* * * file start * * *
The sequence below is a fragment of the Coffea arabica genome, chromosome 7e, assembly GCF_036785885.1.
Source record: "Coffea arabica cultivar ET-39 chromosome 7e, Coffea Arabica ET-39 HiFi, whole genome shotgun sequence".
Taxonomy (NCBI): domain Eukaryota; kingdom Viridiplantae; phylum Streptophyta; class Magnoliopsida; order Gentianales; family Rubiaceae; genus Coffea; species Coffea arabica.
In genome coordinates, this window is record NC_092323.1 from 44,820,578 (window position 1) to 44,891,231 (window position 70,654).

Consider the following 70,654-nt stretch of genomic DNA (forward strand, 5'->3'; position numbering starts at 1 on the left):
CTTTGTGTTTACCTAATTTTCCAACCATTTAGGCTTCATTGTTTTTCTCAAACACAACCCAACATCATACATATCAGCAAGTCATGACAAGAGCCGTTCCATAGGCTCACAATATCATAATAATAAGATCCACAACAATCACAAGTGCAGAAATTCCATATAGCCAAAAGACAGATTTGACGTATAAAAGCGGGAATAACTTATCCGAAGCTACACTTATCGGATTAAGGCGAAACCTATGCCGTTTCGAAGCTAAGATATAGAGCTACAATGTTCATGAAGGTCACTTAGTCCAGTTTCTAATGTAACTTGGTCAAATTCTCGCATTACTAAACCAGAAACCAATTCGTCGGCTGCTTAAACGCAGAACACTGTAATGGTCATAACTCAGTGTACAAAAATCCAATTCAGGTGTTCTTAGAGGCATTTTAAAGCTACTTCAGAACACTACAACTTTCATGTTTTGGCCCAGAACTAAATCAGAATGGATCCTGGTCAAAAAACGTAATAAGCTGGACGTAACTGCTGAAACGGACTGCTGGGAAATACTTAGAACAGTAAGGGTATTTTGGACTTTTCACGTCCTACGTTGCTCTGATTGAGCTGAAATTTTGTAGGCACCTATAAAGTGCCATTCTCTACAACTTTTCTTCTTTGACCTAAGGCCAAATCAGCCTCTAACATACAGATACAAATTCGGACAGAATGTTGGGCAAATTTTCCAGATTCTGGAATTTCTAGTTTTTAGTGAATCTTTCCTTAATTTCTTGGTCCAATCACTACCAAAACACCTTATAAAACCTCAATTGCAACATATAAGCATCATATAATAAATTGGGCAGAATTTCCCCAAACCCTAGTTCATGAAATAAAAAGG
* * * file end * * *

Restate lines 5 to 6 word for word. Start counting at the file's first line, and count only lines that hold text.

Consider the following 70,654-nt stretch of genomic DNA (forward strand, 5'->3'; position numbering starts at 1 on the left):
CTTTGTGTTTACCTAATTTTCCAACCATTTAGGCTTCATTGTTTTTCTCAAACACAACCCAACATCATACATATCAGCAAGTCATGACAAGAGCCGTTCCATAGGCTCACAATATCATAATAATAAGATCCACAACAATCACAAGTGCAGAAATTCCATATAGCCAAAAGACAGATTTGACGTATAAAAGCGGGAATAACTTATCCGAAGCTACACTTATCGGATTAAGGCGAAACCTATGCCGTTTCGAAGCTAAGATATAGAGCTACAATGTTCATGAAGGTCACTTAGTCCAGTTTCTAATGTAACTTGGTCAAATTCTCGCATTACTAAACCAGAAACCAATTCGTCGGCTGCTTAAACGCAGAACACTGTAATGGTCATAACTCAGTGTACAAAAATCCAATTCAGGTGTTCTTAGAGGCATTTTAAAGCTACTTCAGAACACTACAACTTTCATGTTTTGGCCCAGAACTAAATCAGAATGGATCCTGGTCAAAAAACGTAATAAGCTGGACGTAACTGCTGAAACGGACTGCTGGGAAATACTTAGAACAGTAAGGGTATTTTGGACTTTTCACGTCCTACGTTGCTCTGATTGAGCTGAAATTTTGTAGGCACCTATAAAGTGCCATTCTCTACAACTTTTCTTCTTTGACCTAAGGCCAAATCAGCCTCTAACATACAGATACAAATTCGGACAGAATGTTGGGCAAATTTTCCAGATTCTGGAATTTCTAGTTTTTAGTGAATCTTTCCTTAATTTCTTGGTCCAATCACTACCAAAACACCTTATAAAACCTCAATTGCAACATATAAGCATCATATAATAAATTGGGCAGAATTTCCCCAAACCCTAGTTCATGAAATAAAAAGG